Broken Embraces

Penélope Cruz, Lluis Homar, Blanca Portillo

Broken Embraces (Pedro Almodovar, 2009)

Harry Caine, a blind writer, reaches this moment in time when he has to heal his wounds from 14 years back. He was then still known by his real name, Mateo Blanco, and directing his last movie.

I don't get Almodovar. I've seen few of his films, and have never come away satisfied. Are we supposed to relate to the characters, identify with them, as we normally do in a routine film?

Almodovar does not seem to me to abide by the usual rules of Hollywood continuity. If so, is this is meant to be a good thing, in his case? Scenes often begin in mid-closeup, with no establishing shot or track in - just straight into the middle of the scene, in medias res. Is this just his 'style', and another good thing?

There's a movie in a movie in this. Apparently the one inside is meant to be a comedy. I suppose that means that the frame movie is not. Maybe.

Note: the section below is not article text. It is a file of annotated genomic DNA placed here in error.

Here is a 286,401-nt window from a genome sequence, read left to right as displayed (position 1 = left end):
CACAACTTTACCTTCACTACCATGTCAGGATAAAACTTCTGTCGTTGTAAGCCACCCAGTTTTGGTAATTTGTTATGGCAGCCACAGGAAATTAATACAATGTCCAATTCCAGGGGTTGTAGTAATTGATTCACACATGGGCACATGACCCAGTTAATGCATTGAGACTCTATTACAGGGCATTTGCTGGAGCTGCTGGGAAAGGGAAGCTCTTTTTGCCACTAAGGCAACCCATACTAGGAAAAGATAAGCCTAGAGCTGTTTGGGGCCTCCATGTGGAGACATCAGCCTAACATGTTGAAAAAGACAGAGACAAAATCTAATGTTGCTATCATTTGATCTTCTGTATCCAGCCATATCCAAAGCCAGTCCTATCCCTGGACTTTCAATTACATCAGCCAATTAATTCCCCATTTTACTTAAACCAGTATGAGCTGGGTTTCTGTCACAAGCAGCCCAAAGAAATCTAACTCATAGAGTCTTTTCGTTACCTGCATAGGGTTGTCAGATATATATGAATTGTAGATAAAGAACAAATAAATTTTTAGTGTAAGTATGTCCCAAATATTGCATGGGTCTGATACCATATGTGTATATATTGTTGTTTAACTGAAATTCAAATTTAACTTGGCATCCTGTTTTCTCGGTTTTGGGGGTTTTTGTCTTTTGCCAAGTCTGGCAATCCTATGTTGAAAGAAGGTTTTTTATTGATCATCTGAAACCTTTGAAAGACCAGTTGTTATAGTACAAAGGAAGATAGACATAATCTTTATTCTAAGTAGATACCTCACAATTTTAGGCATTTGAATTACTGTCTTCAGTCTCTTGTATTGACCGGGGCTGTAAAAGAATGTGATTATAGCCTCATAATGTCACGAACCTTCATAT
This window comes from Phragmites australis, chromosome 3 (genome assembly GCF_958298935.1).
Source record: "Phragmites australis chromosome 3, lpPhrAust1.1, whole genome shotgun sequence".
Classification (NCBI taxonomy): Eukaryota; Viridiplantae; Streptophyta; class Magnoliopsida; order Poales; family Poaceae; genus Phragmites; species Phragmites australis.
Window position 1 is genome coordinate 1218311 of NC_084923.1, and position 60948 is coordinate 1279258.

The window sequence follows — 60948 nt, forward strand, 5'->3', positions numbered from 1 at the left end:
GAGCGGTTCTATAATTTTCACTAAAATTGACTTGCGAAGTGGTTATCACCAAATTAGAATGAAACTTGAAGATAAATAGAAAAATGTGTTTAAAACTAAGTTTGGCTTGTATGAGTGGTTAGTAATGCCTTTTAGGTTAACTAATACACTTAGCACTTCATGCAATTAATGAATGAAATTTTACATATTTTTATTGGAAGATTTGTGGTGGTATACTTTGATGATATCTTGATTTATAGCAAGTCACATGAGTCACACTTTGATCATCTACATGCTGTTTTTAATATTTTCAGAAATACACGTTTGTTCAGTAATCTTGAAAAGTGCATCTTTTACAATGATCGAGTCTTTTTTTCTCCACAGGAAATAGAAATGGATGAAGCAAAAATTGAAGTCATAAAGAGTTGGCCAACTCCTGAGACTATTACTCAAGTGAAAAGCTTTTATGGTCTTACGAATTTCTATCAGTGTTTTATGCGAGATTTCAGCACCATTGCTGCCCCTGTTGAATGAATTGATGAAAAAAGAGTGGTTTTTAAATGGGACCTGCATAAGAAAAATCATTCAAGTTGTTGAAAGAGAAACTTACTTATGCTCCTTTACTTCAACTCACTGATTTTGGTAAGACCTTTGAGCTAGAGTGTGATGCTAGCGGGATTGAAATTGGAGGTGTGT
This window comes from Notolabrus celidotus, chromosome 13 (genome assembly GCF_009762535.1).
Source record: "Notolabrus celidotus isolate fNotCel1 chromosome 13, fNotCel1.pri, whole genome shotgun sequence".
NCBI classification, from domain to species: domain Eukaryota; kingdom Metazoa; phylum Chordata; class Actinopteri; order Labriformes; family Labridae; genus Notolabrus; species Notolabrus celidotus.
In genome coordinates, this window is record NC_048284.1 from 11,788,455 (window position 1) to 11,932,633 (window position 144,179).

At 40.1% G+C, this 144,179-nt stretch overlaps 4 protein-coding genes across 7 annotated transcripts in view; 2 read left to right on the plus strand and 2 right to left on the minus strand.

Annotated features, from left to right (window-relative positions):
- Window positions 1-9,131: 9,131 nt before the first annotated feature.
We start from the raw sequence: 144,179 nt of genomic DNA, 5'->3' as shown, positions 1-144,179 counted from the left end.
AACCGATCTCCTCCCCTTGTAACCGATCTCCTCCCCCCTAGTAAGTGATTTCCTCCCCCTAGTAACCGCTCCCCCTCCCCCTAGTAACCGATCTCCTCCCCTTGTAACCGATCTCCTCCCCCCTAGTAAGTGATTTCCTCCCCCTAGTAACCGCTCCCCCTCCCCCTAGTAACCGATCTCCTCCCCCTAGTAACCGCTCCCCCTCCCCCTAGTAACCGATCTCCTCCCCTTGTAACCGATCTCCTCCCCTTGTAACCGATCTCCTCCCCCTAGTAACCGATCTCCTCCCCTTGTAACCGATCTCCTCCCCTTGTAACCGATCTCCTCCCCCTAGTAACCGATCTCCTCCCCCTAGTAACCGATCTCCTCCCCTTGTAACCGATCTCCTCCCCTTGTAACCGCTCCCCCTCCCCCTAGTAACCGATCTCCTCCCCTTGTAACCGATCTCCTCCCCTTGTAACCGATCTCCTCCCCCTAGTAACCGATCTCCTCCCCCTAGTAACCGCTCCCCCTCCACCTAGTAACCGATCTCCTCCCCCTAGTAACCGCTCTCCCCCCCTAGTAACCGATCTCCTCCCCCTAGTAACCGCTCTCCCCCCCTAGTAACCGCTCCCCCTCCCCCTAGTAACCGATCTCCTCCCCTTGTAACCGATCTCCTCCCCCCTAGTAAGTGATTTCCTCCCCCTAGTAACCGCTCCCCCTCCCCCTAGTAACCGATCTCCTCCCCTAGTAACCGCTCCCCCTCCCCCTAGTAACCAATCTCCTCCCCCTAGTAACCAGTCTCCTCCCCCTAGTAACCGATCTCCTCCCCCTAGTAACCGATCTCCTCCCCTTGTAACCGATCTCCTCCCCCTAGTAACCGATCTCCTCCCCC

This is apparently supposed to show the director's love of cinema. It left me with a love of nothing except going to bed.

Peter Travers, in Rolling Stone: "You may get whiplash following the twists and turns in the latest wild ride from Spain’s Pedro Almodóvar. But it hurts so good. Broken Embraces is the fourth film in which Almodóvar has directed his muse, Penélope Cruz. They bring out something elemental in each other, even when a plot defies description. Cruz plays Lena, a hooker-turned-actress who falls for her Almodóvar-ish director (Lluís Homar), who uses makeup, wigs and wardrobe to morph her into sexual fantasies men can watch. Then a car crash ends Lena’s life and the director’s career until…
Well, I’ll never tell. What I will conjecture is that Broken Embraces, lyrically shot by Rodrigo Prieto, represents Almodóvar’s broken love affair with film itself — how a camera can lie and keep secrets that maybe only another camera can reveal. Got that? Doesn’t matter. Cruz exudes a sensual aura of mystery that holds you spellbound. And Almodóvar, a true poet of cinema, creates images — horrifying and healing — that live inside your head like a waking dream. You want to miss a movie like that? I didn’t think so."

Garry Gillard | New: 10 March, 2017 | Now: 5 February, 2020